A Christian of sorts accused me of being a hypocritical atheist because I was not a nihilist since he believed that moral nihilism is the only logical conclusion from atheism. I was trying to find out more about his argument on morality and where it came from. I think I may have found it. It’s usually called the “is-ought” problem. As I understand the history of this dilemma, David Hume made a distinction between descriptive statement (is) and prescriptive statements (ought). To paraphrase his argument to me, he claimed that I must also have “faith in something” to justify my belief in moral realism (the objectivity of morality) and therefore should be a nihilist or something similar to maintain consistency and avoid intellectual hypocrisy. He claimed that theism offered the basis for moral realism.
As an aside, I wrestled with this dilemma before although I didn’t know its name formally.
Is human sacrifice wrong? On what moral basis does one arrive at that conclusion? I can give reasons why I believe it to be wrong, they may even be similar to one’s own reasons, but God is an unnecessary assumption that only serves to muddy the waters.
Let’s assume God commands someone to commit a human sacrifice, does that automatically make it moral? If God’s commands are the basis for one’s morality then in principle, morality is based on prescriptions from a divinity and any whimsical moral fact commanded by said Deity becomes “moral” by fiat. Morality then becomes a function of the God one worships. One would also have the added worry (assumption) that one is in fact worshiping the correct God or else one isn’t moral.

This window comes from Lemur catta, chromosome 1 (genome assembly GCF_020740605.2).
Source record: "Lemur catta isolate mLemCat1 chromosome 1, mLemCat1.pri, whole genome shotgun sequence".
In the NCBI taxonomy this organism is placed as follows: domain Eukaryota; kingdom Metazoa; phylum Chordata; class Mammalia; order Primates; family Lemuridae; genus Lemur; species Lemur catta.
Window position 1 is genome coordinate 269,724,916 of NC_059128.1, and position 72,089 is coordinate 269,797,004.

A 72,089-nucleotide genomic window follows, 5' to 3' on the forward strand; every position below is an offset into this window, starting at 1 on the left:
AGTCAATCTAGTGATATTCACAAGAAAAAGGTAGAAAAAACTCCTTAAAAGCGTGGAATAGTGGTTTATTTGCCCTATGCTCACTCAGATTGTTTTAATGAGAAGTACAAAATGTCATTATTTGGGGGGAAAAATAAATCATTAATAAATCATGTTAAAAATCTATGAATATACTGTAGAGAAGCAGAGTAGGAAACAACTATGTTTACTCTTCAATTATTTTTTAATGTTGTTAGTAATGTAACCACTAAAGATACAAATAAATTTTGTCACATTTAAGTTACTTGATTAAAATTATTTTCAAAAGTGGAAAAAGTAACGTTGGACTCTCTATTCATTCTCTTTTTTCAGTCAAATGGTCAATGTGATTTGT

Let’s assume next that one claims that God would never command human sacrifice because that would be immoral. If that is the case, why? Wouldn’t any reason provided be a reason apart from God? Why not simply appeal to the objective morality that “God” does?
It is not by accident that I have chosen the example of human sacrifice. As I mentioned before, I was of the Judeo-Christian persuasion. Some stories in the Judeo-Christian tradition include: the command of Abraham to sacrifice his son on an altar (Genesis 22), only to be stopped in the last moment by an angel, Jephthah’s daughter (Judges 30) who was sacrificed in order to fulfill an oath to Yahweh, and Jesus Christ as portrayed in the gospels who through the human sacrifice of him, Yahweh’s wrath was appeased. I could not square away how morality and God could go together.
Morality seems to be a human intuition. Those who study it indicate that morality seems to be a property that is “outside” of humanity, implying moral realism. Some things to consider: is the Capuchin monkey experiment performed by Frans de Waal that seems to show that moral behavior exists in the animal kingdom. I would also like to add some statistics to this debate.
- According to Hemant Mehta’s analysis of a DOJ self-reported religious affiliation survey, atheists comprise between 2%-3% of the population yet comprise of only 0.07% of prisoners.
- According to a PhilPaper.org survey of philosophers worldwide 72.8% are atheists
- According to a 2009 PewResearch on scientists and belief 67% don’t believe in God
Most atheists do not believe there is tension between moral realism and lack of belief in God. Morality is a strong intuition shared by both atheists and theists. It would be important to note, that as of yet, no one has formulated a universal morality, neither atheists nor theists for that matter. The statistics provided are not to be used as an appeal to authority but used as evidence to counter the notion that atheists can’t be moral and that many atheist philosophers are aware of these problems, but come to different conclusions. I would like to add that one has to argue for the view that nihilism follows from atheism. This doesn’t seem to me to be true since there are plenty of atheists who are moral realists and do not see the tension that the argument indicates it should.
Theism has the bigger problem that any argument in favor of traditional definitions of God being the source of morality would have to argue why the same argument wouldn’t apply to an evil God as well.